The Covid-19 pandemic has birthed rarely seen camaraderie and generosity from the business community in Kenya and the rest of the world.
Corporates are spontaneously stepping up to deliver solutions in dealing with the pandemic. Businesses are, in all the cases, voluntarily going out of their ways, to the point of setting aside the traditional profit motive, usually the true north of capitalism.
The kind acts range from lessening economic and social impacts of the disruption occasioned by the pandemic, to investing in the search for a cure or vaccine against the virus. As of March 22, 2020, there were more than 600 confirmed cases in 34 African countries, 15 of which were in Kenya.
Globally, 294,110 confirmed cases, out of which 12,944 succumbed, according to statistics from the World Health Organization.
In reaction to confirmed cases in Kenya, the government announced stringent measures to stem the spread of the virus. These include: indefinite closure of learning institution, suspension of events and public gatherings, closure of bars and places of worship, restriction of foreign travel and encouraging individuals to work from home
In anticipation of the imminent
disruption that is likely to be occasioned by the COVID-19 pandemic and
mitigation measures, private sector players have been offering relief. This is
mainly to cushion the public.
Soon after the first cases were confirmed, Safaricom waived transaction fees for person-to-person transfers below Ksh1,000 on its mobile money service, M-PESA. Limits for daily transactions and the wallets were also enhanced to facilitate small and medium-sized businesses to continue operating. These measures were meant to encourage cashless transactions to minimize the risk of spreading the virus through physical handling of cash.
KCB Group, on the hand, boosted funds available for mobile lending and expressed willingness to lend to defaulters, previously blacklisted by credit reference bureaus but are now repaying loans. The bank also offered to renegotiate loan contracts to restructure and extend repayment periods, for which it would foot legal costs.
This, the lender indicated, is meant to help customers get on with their lives in the face of alooming economic slowdown and to protect jobs by providing financing to businesses.
These examples of relief from private sector went beyond facilitating cashless transactions. With schools shut by the government as a measure to contain spread of Coronavirus, Longhorn Publishers offered its online learning portal for free to primary and secondary schoolchildren. The service can be accessed on smartphones or feature phones through USSD code.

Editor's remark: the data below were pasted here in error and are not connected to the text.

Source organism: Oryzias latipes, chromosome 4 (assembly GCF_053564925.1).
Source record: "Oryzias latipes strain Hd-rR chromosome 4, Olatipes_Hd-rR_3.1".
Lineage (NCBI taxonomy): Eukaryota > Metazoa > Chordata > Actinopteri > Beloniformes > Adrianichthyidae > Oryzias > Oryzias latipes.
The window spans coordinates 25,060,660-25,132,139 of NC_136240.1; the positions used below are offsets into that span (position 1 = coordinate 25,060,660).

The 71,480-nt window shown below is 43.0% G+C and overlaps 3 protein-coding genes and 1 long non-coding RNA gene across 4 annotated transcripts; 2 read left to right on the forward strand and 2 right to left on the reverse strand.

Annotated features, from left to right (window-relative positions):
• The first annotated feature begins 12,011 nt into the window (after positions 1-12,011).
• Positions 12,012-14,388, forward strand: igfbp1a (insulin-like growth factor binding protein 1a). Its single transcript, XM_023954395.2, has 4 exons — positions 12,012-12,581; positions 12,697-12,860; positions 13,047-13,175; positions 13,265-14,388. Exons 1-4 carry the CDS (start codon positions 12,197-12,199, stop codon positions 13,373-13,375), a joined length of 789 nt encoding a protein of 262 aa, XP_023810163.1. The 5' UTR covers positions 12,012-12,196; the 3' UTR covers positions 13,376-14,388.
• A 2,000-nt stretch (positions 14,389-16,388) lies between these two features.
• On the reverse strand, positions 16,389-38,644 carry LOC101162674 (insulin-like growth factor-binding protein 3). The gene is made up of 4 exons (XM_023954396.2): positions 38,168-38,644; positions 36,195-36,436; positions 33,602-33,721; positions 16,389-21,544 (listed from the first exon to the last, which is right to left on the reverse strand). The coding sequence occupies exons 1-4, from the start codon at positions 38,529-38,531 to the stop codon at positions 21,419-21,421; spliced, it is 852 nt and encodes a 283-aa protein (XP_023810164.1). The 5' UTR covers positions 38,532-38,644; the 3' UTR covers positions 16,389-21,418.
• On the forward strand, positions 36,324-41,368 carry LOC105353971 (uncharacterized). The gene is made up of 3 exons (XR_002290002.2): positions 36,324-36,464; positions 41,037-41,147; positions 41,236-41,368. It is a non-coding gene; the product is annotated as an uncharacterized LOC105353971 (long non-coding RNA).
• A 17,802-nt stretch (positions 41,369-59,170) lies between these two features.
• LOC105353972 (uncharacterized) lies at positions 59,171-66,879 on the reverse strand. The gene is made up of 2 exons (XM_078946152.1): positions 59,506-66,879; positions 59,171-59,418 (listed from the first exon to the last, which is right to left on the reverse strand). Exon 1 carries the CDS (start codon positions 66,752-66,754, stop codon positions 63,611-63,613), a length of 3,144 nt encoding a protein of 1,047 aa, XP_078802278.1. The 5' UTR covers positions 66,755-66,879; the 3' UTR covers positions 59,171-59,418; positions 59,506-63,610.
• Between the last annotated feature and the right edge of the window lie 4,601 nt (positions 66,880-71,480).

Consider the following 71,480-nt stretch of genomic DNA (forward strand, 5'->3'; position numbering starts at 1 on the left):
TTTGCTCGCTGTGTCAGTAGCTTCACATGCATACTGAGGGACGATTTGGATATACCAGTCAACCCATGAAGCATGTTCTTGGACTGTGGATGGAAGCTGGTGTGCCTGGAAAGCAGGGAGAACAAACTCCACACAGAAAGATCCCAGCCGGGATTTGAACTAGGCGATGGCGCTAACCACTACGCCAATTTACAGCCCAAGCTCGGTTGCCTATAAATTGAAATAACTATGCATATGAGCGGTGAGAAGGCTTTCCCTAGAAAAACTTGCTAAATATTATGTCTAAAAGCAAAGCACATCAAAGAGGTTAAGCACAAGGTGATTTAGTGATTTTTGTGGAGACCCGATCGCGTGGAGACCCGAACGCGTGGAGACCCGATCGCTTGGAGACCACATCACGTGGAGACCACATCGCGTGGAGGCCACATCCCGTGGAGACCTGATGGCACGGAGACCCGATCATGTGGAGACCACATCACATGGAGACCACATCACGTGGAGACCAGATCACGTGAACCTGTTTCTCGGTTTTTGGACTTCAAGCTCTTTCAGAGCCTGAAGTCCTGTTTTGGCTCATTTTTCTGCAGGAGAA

The private sector is doing
a lot more than just offering relief to individuals and businesses from likely
effects in the wake of the Coronavirus pandemic. Entrepreneurs and enterprises
are also actively involved in the fight against Coronavirus. Recently, Jack Ma,
founder of e-commerce giant, Alibaba, donated testing kits to African countries
as well as other affected nations across the world.
Not all these gestures came with the outbreak of COVID-19. Some go some years back. Some firms have been investing in research and development.
One such initiative is by Medicago, a Canadian biotech company. The company is partially owned by Philip Morris International and is part of the tobacco company’s new course based on science, technology and innovation.
Philip Morris International (PMI) acquired a stake in Medicago in 2013, and currently holds approximately 30% of the company’s shares. The majority of the company’s remaining shares are owned by Mitsubishi Tanade Pharma.
Are these extraordinary acts the new normal for doing business in Kenya?
Medicago is in the process of developing a vaccine for COVID-19. Recently, the biotech company announced the successful production of virus-like particle – the first step in the development of a vaccine against the disease – which the firm intends to commence pre-clinical testing for safety, ahead of human trials, slated for August this year. The vaccine is manufactured from tobacco plants.
The common thread in all these initiatives is a business community offering to invest in initiatives to help society deal with an unexpected shock.
Are these extraordinary acts the new normal for doing business in Kenya and the rest of the world? Is the private sector finally taking the triple bottom line approach to business seriously and walking the talk in considering Profit, People and Planet?